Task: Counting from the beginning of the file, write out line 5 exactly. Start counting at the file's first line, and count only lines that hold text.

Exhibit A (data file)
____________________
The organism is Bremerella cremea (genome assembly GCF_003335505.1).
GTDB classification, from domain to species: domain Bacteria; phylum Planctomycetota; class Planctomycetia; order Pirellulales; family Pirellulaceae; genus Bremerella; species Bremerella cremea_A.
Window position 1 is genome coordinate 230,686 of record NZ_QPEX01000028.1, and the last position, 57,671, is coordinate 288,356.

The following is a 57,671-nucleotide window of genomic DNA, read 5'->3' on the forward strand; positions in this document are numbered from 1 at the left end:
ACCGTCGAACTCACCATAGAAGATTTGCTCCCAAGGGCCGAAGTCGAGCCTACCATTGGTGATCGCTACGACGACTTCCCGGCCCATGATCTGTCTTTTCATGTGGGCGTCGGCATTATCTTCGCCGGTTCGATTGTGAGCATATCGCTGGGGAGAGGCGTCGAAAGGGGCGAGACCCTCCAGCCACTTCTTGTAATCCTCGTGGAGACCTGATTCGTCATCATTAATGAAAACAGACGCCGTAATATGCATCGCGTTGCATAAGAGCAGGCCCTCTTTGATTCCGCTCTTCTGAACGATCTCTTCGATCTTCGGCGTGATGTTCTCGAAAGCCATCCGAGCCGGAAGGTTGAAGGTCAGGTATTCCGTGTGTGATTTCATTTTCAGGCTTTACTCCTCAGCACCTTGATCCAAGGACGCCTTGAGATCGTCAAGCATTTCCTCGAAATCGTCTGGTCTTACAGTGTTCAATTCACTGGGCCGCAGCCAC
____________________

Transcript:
ACCGTCGAACTCACCATAGAAGATTTGCTCCCAAGGGCCGAAGTCGAGCCTACCATTGGTGATCGCTACGACGACTTCCCGGCCCATGATCTGTCTTTTCATGTGGGCGTCGGCATTATCTTCGCCGGTTCGATTGTGAGCATATCGCTGGGGAGAGGCGTCGAAAGGGGCGAGACCCTCCAGCCACTTCTTGTAATCCTCGTGGAGACCTGATTCGTCATCATTAATGAAAACAGACGCCGTAATATGCATCGCGTTGCATAAGAGCAGGCCCTCTTTGATTCCGCTCTTCTGAACGATCTCTTCGATCTTCGGCGTGATGTTCTCGAAAGCCATCCGAGCCGGAAGGTTGAAGGTCAGGTATTCCGTGTGTGATTTCATTTTCAGGCTTTACTCCTCAGCACCTTGATCCAAGGACGCCTTGAGATCGTCAAGCATTTCCTCGAAATCGTCTGGTCTTACAGTGTTCAATTCACTGGGCCGCAGCCAC